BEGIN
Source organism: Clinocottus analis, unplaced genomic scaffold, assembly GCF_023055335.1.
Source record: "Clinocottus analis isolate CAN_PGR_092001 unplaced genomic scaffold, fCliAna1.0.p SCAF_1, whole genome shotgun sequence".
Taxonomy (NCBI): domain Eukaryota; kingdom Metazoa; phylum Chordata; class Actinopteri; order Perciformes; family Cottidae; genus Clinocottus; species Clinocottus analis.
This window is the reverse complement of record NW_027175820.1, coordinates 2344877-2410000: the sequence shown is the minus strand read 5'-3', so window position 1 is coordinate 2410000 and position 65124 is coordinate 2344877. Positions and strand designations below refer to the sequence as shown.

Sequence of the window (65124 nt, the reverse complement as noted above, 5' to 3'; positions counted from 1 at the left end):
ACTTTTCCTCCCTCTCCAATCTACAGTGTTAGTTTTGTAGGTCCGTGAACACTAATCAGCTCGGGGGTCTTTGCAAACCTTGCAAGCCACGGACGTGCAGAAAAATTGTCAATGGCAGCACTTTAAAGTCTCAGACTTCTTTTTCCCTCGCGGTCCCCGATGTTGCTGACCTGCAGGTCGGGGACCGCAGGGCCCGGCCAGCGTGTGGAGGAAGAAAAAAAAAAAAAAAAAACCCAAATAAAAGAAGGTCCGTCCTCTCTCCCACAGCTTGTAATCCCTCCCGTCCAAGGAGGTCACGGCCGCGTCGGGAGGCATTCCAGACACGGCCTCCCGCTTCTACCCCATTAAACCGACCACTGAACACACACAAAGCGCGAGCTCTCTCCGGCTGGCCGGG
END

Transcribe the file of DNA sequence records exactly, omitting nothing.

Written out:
Source organism: Clinocottus analis, unplaced genomic scaffold, assembly GCF_023055335.1.
Source record: "Clinocottus analis isolate CAN_PGR_092001 unplaced genomic scaffold, fCliAna1.0.p SCAF_1, whole genome shotgun sequence".
Taxonomy (NCBI): domain Eukaryota; kingdom Metazoa; phylum Chordata; class Actinopteri; order Perciformes; family Cottidae; genus Clinocottus; species Clinocottus analis.
This window is the reverse complement of record NW_027175820.1, coordinates 2344877-2410000: the sequence shown is the minus strand read 5'-3', so window position 1 is coordinate 2410000 and position 65124 is coordinate 2344877. Positions and strand designations below refer to the sequence as shown.

Sequence of the window (65124 nt, the reverse complement as noted above, 5' to 3'; positions counted from 1 at the left end):
ACTTTTCCTCCCTCTCCAATCTACAGTGTTAGTTTTGTAGGTCCGTGAACACTAATCAGCTCGGGGGTCTTTGCAAACCTTGCAAGCCACGGACGTGCAGAAAAATTGTCAATGGCAGCACTTTAAAGTCTCAGACTTCTTTTTCCCTCGCGGTCCCCGATGTTGCTGACCTGCAGGTCGGGGACCGCAGGGCCCGGCCAGCGTGTGGAGGAAGAAAAAAAAAAAAAAAAAACCCAAATAAAAGAAGGTCCGTCCTCTCTCCCACAGCTTGTAATCCCTCCCGTCCAAGGAGGTCACGGCCGCGTCGGGAGGCATTCCAGACACGGCCTCCCGCTTCTACCCCATTAAACCGACCACTGAACACACACAAAGCGCGAGCTCTCTCCGGCTGGCCGGG